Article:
This is how we start out: innocent children, blank slates. However…
Every time I think my family has the corner on dysfunction I learn that other families I know have it even worse. From publicly throwing each other under the bus to sexual abuse and elder abuse, some families are all about darkness.
I used to think about my crazy family dynamic more than I do now. When I did, I saw clearly how this happened in my own generation. More puzzling was how my parents got so damaged. Because trust me: parents only damage their kids because they, too, were damaged.
My father was a middle child. His brothers didn’t seem to suffer from the abuse he described he faced as a child and I wonder if my father was the only target or if they just weren’t impacted by it. Or did it even happen the way he described to us?
My mother was close with her father, and he was a beautiful man. But it was only a few years ago at breakfast with my favorite aunt that I realized that he had had a lifelong gambling problem. My aunt confirmed it. Reluctantly. Because she didn’t like to talk badly about anyone, especially the dead. But by the next year she, too, was gone, the last person who could’ve shed any light on that dynamic.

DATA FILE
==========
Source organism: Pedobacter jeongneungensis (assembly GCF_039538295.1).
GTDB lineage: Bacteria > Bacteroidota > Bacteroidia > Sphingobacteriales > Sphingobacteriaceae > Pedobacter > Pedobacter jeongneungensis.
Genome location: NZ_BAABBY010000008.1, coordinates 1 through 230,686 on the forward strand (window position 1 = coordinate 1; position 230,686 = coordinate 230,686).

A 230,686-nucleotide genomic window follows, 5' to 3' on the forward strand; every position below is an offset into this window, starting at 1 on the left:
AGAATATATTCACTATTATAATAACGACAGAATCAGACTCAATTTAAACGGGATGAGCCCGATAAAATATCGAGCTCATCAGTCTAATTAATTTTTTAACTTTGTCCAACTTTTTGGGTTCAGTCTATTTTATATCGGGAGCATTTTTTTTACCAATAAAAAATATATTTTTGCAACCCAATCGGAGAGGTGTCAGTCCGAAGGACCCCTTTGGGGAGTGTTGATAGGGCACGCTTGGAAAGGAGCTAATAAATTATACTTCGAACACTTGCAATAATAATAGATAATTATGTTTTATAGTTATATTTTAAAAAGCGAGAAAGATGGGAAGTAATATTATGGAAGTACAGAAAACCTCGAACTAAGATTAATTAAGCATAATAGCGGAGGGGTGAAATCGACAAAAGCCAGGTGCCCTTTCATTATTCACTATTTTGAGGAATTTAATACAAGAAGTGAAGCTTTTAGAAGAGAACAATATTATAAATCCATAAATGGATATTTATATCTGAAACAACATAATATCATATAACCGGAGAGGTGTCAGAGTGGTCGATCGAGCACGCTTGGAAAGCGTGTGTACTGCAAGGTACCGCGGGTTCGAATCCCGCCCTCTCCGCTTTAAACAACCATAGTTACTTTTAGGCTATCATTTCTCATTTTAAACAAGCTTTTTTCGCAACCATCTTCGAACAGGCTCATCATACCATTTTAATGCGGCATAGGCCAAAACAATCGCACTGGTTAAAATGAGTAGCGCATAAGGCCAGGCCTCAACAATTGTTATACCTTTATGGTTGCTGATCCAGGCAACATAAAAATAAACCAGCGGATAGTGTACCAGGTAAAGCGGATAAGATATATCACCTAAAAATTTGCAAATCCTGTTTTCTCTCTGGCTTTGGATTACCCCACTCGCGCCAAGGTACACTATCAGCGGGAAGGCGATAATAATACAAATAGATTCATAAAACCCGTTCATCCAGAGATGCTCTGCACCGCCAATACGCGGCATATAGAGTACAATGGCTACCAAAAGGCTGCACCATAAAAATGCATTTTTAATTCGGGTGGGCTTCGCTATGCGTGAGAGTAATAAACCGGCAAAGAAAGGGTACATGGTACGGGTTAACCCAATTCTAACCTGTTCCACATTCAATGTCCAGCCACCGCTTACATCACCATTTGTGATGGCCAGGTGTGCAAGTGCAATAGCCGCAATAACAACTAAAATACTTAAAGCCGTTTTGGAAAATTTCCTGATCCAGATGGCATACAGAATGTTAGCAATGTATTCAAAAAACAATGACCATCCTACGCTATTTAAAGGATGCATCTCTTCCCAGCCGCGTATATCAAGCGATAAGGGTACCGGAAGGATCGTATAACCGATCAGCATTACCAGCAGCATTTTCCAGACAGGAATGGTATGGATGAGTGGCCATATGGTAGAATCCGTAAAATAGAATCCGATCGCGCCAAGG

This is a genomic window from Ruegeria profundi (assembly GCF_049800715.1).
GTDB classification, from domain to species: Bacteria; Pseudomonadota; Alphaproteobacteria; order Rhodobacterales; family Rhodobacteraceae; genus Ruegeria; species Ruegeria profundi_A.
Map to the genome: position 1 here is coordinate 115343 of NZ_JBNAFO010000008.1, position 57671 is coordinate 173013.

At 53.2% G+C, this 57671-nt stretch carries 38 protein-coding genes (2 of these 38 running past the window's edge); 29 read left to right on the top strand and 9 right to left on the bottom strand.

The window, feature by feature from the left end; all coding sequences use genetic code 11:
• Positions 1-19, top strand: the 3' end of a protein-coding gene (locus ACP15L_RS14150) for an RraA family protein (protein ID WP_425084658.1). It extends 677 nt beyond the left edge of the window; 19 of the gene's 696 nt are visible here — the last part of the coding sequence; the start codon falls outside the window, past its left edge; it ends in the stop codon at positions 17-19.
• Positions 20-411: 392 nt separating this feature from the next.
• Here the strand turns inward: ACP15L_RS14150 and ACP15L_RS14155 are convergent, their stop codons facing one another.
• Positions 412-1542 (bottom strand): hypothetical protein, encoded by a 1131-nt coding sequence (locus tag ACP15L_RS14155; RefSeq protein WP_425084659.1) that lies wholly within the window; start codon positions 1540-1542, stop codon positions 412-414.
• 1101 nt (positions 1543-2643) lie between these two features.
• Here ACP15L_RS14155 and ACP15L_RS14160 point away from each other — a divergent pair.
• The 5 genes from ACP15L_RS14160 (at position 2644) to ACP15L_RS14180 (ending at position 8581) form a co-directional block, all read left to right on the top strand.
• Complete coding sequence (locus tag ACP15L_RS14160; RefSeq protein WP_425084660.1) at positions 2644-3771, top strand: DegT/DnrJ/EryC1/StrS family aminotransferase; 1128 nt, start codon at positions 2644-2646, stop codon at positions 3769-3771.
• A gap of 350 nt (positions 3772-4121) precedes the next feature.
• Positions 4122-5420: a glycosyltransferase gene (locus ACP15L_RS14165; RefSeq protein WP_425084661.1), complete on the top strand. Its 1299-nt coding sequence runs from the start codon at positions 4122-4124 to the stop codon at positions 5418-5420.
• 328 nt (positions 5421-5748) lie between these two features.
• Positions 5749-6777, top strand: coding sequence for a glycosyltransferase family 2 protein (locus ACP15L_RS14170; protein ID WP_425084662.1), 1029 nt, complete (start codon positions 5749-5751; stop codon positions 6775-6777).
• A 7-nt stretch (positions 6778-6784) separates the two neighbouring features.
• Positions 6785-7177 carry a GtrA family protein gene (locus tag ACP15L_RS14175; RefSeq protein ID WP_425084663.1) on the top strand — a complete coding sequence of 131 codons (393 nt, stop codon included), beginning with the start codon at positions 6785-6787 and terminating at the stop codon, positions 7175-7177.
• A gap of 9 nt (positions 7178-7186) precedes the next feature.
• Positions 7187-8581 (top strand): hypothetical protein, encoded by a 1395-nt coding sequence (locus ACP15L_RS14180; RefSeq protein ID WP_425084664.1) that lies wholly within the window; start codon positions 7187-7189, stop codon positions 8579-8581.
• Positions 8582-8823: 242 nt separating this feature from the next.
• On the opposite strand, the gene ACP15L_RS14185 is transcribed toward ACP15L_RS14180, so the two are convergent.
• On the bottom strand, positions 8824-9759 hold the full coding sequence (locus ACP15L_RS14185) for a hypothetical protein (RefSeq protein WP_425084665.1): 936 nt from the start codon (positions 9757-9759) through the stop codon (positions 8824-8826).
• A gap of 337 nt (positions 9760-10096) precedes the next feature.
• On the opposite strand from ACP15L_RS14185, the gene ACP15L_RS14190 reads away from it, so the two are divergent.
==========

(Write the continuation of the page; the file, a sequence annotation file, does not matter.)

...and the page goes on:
Besides emotional and physical abuse, my family specialized in enabling of bad behavior –and that impacted how we grew up (or didn’t). Fear. Entitlement. Blame. Excuses. There was an amazing amount of delusion.
But in a recent conversation with a longtime acquaintance I saw that their family had their own version of dysfunction. It’s all relative, I suppose. (So to speak.)
I do think it’s helpful to our own personal growth to have some level of understanding about how it all came to be. It helps us avoid making the same mistakes and helps us catch some of our own dysfunctional behavior that might be happening without our even realizing it.
You may not wonder now about the roots of your family’s particular brand of dysfunction, but I recommend you ask questions of people who can tell you while they are still alive.
The decades pass quickly and one day, like me, you may find yourself still wondering…with no one to ask.
I’m reading a stunningly good memoir about family by the Scottish actor Alan Cummings, called Not My Father’s Son. Besides being a really good actor, Cummings is an exceptional memoirist. It’s both heartbreaking and inspiring. I highly recommend it. You can find it at this affiliate link.